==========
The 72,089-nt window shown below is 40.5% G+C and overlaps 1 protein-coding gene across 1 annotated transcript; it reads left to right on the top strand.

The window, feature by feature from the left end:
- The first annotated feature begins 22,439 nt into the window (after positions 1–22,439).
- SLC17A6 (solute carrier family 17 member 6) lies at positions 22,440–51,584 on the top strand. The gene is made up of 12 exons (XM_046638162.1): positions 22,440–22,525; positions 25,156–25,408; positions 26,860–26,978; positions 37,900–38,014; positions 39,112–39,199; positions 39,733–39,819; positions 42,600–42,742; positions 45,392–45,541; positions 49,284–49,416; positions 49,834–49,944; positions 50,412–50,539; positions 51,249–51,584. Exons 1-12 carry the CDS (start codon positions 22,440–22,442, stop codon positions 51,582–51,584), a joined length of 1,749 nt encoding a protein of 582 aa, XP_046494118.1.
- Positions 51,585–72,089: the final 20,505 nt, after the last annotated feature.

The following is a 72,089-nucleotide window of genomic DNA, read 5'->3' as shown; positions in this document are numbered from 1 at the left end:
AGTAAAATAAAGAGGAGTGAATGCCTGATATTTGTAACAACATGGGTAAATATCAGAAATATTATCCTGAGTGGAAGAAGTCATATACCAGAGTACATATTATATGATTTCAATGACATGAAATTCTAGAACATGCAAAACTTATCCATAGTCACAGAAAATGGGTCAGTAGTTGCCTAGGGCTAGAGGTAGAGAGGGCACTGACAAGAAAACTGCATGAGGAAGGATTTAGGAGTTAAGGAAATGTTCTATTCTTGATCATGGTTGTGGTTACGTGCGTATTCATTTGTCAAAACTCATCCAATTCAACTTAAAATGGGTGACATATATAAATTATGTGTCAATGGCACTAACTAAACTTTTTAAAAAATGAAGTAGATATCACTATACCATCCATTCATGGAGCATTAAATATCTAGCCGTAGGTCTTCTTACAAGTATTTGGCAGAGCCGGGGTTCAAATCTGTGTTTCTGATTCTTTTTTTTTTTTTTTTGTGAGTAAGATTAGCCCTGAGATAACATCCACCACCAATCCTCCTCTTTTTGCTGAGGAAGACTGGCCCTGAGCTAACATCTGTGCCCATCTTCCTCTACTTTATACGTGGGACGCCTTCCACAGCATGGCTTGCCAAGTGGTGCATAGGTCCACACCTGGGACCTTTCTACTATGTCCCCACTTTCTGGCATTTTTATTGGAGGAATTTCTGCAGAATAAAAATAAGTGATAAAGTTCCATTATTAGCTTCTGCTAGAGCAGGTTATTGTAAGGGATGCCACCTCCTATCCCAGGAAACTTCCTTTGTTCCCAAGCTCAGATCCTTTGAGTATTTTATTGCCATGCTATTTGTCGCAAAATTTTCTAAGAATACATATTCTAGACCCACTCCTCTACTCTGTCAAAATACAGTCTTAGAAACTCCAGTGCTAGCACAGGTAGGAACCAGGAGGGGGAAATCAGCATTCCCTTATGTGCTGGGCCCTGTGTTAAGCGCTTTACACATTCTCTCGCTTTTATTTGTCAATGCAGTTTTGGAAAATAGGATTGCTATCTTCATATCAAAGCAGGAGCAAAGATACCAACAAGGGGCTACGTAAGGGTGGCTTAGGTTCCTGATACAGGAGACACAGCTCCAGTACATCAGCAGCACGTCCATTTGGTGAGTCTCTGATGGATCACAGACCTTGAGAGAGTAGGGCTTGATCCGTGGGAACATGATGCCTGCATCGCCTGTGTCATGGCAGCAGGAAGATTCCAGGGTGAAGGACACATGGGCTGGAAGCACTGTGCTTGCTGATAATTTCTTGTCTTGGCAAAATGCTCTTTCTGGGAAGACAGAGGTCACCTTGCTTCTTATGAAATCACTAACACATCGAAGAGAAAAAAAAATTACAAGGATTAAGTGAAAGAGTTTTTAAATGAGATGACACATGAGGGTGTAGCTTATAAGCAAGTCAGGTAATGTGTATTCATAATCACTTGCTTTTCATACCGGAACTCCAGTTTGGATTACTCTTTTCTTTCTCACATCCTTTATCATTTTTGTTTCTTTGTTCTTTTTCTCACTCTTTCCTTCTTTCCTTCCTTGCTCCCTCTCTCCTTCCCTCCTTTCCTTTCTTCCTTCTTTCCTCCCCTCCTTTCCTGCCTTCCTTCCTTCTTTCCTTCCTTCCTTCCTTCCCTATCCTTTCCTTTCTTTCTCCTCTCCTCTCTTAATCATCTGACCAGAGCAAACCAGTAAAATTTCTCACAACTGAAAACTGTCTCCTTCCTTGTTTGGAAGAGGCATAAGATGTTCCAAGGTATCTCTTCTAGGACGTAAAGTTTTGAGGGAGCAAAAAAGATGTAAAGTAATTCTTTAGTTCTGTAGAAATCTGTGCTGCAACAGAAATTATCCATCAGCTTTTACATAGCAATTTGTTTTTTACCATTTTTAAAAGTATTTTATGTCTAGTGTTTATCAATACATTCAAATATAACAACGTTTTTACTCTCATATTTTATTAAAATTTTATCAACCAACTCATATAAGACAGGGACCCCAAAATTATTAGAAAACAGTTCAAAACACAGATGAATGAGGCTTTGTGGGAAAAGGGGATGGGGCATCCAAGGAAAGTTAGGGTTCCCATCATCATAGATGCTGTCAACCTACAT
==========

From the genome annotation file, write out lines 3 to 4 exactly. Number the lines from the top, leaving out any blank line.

- The first annotated feature begins 22,439 nt into the window (after positions 1–22,439).
- SLC17A6 (solute carrier family 17 member 6) lies at positions 22,440–51,584 on the top strand. The gene is made up of 12 exons (XM_046638162.1): positions 22,440–22,525; positions 25,156–25,408; positions 26,860–26,978; positions 37,900–38,014; positions 39,112–39,199; positions 39,733–39,819; positions 42,600–42,742; positions 45,392–45,541; positions 49,284–49,416; positions 49,834–49,944; positions 50,412–50,539; positions 51,249–51,584. Exons 1-12 carry the CDS (start codon positions 22,440–22,442, stop codon positions 51,582–51,584), a joined length of 1,749 nt encoding a protein of 582 aa, XP_046494118.1.